While I aspire to create engaging lessons for my students, I rarely use suspense as a hook. The 2010 movie Une Vie de chat (A Cat in Paris), however, instills a sense of excitement in its very plot line - a quality that I find rare in films for children. There are some interesting characters (a police captain mom, a silent daughter, a "good" thief) and lots for beginning students to discuss: what will happen next? why does the daughter get her voice back? how can the police captain fall in love with the burglar? There are some great resources at this site which inspired my mini-unit and I've pinned all resources here.
I spent 6 days on this film, which is a squeeze. My student Can-Dos for the unit are:
I can name and describe the main characters in this film
I can describe the overall story arc of the film
I can summarize key scenes from the film
I can talk about themes in the film
My essential questions are:
What makes someone good or evil?
How do families change over time?
I've made a packet with all my student materials for this unit here. It includes:
1. Listening guide for the trailer (regrettably, I can no longer figure out where I got this activity from - please let me know if you find it so that I can provide proper credit!)
2. Important vocabulary - words kids need to know in order to talk about the plot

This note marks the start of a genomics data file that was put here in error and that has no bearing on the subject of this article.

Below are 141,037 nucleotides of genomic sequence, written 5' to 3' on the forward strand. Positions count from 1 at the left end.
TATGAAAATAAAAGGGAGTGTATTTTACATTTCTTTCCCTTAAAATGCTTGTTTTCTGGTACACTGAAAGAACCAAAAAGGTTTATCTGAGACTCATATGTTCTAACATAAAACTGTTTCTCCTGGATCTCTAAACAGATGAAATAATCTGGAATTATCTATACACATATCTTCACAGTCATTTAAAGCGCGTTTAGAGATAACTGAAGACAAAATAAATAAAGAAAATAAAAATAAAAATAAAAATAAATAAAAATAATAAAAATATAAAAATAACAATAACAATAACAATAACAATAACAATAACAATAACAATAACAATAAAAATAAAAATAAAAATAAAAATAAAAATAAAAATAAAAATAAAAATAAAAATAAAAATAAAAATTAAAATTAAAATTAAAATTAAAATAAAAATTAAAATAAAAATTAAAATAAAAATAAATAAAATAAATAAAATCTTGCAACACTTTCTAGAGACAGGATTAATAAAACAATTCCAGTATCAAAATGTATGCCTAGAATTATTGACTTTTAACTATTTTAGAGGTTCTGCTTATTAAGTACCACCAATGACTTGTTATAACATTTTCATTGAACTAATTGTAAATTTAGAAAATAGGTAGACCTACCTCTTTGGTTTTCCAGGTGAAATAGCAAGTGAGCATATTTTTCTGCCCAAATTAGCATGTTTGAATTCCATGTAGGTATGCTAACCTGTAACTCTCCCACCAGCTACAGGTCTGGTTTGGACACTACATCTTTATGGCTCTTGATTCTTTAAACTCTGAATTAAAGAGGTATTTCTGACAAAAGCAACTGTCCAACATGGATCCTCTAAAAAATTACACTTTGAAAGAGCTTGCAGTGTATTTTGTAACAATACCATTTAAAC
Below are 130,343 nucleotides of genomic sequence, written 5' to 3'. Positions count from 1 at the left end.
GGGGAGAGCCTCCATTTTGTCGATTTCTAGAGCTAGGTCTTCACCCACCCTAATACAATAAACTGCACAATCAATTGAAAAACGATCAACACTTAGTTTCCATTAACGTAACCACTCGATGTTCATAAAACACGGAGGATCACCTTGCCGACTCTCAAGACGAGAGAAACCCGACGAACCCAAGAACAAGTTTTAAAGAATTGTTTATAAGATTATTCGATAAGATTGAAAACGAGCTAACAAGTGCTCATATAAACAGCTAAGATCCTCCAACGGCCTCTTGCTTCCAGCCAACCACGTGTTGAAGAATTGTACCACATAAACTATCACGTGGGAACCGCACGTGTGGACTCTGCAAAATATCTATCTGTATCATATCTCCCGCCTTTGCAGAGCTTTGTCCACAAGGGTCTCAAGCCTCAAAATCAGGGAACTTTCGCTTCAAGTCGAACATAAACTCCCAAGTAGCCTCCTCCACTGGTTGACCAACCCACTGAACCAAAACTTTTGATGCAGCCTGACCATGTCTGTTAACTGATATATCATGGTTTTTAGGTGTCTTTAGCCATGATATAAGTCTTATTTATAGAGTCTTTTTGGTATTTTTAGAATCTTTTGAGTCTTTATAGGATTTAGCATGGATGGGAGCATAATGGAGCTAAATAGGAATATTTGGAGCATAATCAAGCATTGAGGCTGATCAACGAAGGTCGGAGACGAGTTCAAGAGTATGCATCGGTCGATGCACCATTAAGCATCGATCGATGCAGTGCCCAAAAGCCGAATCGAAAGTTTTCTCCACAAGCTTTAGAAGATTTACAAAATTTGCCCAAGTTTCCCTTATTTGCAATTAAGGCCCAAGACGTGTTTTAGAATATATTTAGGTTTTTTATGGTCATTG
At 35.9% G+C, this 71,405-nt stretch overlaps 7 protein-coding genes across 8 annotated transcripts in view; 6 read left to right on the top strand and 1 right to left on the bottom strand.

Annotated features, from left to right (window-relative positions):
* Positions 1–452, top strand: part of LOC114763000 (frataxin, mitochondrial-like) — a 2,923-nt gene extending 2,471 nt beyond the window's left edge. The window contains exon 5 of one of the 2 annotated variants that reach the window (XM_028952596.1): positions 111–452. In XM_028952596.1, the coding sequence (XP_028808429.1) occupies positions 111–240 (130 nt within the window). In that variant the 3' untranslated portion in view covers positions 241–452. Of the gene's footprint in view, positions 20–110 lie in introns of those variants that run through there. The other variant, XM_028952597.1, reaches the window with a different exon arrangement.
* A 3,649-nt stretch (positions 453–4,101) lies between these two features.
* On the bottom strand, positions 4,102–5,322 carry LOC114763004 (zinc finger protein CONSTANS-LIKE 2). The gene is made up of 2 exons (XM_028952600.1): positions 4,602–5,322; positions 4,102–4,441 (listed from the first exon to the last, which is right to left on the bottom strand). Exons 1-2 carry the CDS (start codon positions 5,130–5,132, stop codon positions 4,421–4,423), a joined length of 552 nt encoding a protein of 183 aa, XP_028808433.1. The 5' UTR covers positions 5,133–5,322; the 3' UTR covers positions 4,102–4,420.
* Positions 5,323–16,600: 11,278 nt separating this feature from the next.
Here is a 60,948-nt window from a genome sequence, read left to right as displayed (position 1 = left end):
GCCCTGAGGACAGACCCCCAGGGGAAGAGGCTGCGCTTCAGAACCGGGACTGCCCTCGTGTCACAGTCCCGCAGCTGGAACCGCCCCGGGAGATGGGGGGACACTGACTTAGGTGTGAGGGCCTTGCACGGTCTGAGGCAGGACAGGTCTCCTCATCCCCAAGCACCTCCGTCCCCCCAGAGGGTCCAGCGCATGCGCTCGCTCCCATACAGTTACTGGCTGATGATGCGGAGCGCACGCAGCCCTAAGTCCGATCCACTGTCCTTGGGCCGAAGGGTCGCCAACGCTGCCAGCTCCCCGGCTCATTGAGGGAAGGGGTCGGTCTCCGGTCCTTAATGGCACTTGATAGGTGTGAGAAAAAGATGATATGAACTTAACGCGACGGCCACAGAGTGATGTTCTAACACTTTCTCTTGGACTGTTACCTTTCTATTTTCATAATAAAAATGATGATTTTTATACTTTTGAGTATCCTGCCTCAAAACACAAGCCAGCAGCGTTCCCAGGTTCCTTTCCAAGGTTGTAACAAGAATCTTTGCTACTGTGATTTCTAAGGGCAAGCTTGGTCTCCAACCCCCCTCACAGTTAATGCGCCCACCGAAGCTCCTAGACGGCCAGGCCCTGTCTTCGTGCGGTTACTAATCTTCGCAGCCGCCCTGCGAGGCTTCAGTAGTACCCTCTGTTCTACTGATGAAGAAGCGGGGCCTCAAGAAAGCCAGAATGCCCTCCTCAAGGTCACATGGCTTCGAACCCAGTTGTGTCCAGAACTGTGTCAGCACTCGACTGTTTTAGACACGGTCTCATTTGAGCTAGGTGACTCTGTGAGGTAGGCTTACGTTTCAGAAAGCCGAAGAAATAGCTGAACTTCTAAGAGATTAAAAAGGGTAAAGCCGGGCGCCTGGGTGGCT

3. Table to record information about key characters (I assign one character per student; then we do a jigsaw share at the end)
4. Activity from this site with descriptions of characters to match to their pictures
5. Just a few key questions about the film
You can see my daily lesson plans here if you're interested. I spend the whole first day setting the scene, studying the trailer, and making predictions. I assign each student 1 character to "follow" and take notes on during the film and they share these notes in a jigsaw activity at the end of the unit. The next 3 days we watch about 20-25 minutes of the film each day (my classes last 45 minutes), stopping to discuss and ask questions. Days 5 includes mapping the story and making a fortune-teller to ask one another key questions about the film. Fortune-tellers are so easy to make using this template - I really recommend them and have Valerie Shull at Proficiency From The Start to thank for this idea! We watch an authentic video about how to fold a fortune-teller (thanks to Creative Language Class for the inspiration here) and then kids work in concentric circles, changing partners and asking each other the "big" questions about the film.
The unit concludes on Day 6 with 3 stations, the last of which is an assessment:
1. Jigsaw share about characters using table in the packet
2. Play Celebrity (basically a combo of Taboo and Charades) with the vocabulary and characters
3. Write a paragraph about how Dino is the same and different from "regular" cats OR how Zoé changes during the film OR the main events of the film (for students who are still working on narrating in the past). We call this a fluency count and students try to write as much as possible in 10 minutes; they save all their writing in a folder to review throughout the year.
The other film I teach in French 8 is Les Choristes. You can read about my mini-unit here.